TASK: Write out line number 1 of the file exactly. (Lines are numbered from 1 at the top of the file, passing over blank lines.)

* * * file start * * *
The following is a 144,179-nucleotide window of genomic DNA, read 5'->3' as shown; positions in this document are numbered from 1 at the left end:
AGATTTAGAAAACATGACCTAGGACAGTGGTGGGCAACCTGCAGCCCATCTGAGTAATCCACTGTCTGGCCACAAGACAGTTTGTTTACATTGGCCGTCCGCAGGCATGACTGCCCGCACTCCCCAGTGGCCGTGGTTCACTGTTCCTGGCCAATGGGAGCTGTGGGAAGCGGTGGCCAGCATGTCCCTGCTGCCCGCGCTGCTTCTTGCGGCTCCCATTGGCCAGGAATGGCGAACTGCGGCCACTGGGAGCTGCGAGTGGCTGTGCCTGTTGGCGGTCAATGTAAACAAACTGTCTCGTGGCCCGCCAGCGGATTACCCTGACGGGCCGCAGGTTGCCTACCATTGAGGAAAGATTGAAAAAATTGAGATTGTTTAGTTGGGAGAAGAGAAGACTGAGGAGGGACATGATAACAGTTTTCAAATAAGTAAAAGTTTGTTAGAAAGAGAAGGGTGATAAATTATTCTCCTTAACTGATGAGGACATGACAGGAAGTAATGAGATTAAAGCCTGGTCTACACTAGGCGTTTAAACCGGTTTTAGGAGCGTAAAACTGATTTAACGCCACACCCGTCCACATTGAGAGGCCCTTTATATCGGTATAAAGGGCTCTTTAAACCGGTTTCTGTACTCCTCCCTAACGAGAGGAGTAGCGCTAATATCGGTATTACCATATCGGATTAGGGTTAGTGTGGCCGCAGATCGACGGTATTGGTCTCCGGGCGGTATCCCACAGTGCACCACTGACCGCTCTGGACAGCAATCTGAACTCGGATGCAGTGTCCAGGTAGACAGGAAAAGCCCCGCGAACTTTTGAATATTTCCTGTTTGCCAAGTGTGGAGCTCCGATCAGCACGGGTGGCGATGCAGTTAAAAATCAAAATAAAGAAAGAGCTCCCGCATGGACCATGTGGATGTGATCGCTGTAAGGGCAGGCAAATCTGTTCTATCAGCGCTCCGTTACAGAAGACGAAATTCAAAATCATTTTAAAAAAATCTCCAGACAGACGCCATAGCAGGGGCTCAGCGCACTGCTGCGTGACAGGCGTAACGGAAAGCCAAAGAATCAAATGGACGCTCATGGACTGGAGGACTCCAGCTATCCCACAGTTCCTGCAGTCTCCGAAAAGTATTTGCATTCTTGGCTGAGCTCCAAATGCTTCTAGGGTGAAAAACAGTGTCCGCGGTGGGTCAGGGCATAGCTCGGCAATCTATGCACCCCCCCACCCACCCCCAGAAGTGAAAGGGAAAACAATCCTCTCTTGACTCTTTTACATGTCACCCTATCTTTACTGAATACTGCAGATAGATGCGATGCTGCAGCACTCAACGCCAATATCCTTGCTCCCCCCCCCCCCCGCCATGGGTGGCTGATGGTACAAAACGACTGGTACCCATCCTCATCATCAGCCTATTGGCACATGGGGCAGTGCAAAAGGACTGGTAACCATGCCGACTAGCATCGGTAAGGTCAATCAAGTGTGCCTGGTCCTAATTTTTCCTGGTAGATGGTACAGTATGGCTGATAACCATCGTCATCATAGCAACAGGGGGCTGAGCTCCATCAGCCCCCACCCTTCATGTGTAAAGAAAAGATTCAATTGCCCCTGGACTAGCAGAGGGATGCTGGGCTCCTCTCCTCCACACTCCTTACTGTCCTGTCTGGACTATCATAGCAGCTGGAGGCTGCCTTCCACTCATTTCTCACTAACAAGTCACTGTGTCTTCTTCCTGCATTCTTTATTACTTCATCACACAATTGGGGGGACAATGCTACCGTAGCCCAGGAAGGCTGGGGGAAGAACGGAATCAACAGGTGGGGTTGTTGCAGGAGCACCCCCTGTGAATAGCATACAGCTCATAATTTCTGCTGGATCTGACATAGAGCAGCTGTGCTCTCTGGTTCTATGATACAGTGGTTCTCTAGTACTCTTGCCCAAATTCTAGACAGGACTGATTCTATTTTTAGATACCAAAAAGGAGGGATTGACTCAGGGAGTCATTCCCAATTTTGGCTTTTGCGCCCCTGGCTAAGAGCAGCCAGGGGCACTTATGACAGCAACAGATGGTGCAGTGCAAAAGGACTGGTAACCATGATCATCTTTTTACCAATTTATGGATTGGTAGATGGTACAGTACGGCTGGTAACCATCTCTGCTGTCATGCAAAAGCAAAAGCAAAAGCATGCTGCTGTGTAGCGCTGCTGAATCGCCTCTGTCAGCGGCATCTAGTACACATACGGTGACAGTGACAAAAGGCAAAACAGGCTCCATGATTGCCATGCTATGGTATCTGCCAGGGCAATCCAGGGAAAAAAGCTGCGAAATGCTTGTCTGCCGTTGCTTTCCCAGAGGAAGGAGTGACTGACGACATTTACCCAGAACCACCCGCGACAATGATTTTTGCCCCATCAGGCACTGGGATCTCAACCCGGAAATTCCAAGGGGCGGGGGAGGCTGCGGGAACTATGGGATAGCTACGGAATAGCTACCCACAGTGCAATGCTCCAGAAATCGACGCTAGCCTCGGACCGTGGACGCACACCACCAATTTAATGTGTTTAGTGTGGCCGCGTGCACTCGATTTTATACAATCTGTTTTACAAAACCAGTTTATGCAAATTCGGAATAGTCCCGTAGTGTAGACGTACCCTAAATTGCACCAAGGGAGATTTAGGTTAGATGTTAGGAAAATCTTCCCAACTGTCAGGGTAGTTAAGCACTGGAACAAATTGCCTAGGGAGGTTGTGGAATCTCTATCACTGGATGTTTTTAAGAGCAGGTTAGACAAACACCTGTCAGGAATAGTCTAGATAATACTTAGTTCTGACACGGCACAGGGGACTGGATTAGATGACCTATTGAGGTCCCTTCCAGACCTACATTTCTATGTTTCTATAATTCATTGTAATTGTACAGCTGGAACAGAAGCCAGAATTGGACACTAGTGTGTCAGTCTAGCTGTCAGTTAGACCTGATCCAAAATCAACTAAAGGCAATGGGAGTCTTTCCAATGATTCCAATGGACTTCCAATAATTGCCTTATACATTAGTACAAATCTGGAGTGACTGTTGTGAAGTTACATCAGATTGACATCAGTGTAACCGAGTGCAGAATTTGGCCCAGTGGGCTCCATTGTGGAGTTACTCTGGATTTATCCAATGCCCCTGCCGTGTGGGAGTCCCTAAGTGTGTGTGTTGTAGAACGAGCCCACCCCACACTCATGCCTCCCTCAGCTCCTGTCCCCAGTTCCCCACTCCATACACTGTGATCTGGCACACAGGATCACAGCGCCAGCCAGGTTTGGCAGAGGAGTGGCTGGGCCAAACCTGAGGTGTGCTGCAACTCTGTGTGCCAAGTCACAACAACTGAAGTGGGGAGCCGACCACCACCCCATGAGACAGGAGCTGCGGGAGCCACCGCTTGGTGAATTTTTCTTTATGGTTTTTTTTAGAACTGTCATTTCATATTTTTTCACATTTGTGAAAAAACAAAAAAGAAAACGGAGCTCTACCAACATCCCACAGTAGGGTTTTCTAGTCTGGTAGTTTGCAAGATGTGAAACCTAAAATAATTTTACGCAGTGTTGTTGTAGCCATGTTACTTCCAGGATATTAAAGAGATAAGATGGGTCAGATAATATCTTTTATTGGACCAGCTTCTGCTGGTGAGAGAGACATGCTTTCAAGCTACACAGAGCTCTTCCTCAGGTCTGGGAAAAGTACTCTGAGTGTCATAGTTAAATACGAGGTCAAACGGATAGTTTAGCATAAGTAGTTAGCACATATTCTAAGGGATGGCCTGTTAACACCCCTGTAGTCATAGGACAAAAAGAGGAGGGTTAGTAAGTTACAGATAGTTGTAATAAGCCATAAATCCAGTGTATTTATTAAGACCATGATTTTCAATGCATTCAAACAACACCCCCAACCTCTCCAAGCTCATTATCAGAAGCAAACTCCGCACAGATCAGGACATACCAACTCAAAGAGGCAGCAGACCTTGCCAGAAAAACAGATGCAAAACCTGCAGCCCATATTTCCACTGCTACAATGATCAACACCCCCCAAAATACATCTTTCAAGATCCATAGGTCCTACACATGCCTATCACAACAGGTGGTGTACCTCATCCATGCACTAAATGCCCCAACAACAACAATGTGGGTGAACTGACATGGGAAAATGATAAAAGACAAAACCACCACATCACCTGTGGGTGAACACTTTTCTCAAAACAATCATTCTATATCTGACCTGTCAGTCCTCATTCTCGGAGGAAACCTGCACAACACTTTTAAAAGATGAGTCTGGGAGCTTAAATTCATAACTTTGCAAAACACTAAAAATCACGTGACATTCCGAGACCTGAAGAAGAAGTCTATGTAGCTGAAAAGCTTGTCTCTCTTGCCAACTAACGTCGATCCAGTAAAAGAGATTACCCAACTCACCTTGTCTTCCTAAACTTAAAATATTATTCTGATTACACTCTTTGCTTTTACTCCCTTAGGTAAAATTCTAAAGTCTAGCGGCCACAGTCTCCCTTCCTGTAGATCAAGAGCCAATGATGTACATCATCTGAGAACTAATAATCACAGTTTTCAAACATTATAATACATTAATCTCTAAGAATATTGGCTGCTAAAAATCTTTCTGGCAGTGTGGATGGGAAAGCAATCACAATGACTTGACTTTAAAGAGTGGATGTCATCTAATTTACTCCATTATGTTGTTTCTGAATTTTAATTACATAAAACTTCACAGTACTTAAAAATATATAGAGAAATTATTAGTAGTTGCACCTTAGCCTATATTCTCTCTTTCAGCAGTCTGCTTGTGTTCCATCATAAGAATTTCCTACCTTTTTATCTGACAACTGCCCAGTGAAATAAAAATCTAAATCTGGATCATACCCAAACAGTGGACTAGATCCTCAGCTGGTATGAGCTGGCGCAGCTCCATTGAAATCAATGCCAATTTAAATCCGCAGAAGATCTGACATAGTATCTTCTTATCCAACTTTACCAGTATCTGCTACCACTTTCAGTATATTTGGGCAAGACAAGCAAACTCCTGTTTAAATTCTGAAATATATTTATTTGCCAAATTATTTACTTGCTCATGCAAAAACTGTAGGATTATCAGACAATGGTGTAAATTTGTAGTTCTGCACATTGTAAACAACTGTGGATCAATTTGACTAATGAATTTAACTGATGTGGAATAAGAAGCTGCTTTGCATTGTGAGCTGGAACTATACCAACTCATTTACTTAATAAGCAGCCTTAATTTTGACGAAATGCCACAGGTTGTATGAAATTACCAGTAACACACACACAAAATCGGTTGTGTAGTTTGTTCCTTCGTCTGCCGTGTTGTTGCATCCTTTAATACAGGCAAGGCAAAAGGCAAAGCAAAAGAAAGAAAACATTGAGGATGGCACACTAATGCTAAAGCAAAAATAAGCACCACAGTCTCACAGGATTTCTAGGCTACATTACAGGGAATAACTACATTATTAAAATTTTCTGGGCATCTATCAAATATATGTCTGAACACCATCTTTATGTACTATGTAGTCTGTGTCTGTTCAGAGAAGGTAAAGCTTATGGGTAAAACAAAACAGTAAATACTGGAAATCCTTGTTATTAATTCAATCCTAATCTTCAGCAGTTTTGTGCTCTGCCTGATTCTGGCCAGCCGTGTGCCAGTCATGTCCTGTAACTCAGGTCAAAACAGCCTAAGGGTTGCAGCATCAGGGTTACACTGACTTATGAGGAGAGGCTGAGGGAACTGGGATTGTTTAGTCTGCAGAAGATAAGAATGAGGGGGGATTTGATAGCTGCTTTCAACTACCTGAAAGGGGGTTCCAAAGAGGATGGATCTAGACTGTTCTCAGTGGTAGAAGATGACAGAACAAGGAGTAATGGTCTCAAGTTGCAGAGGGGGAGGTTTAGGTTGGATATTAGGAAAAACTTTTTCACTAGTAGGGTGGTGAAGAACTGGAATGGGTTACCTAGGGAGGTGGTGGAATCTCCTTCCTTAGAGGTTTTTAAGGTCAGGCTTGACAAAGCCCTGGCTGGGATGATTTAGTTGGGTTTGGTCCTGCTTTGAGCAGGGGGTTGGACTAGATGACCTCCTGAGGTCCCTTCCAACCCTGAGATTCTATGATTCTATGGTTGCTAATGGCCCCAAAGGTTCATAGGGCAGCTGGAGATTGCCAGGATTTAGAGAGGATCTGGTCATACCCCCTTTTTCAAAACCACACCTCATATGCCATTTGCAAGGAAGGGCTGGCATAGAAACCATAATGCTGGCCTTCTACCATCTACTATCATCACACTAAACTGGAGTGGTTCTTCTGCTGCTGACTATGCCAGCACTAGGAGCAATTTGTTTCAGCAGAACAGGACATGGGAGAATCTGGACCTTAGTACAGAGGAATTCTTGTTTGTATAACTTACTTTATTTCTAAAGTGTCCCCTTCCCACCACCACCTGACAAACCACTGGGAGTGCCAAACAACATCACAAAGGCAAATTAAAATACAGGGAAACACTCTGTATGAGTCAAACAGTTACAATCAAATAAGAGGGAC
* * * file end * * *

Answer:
The following is a 144,179-nucleotide window of genomic DNA, read 5'->3' as shown; positions in this document are numbered from 1 at the left end: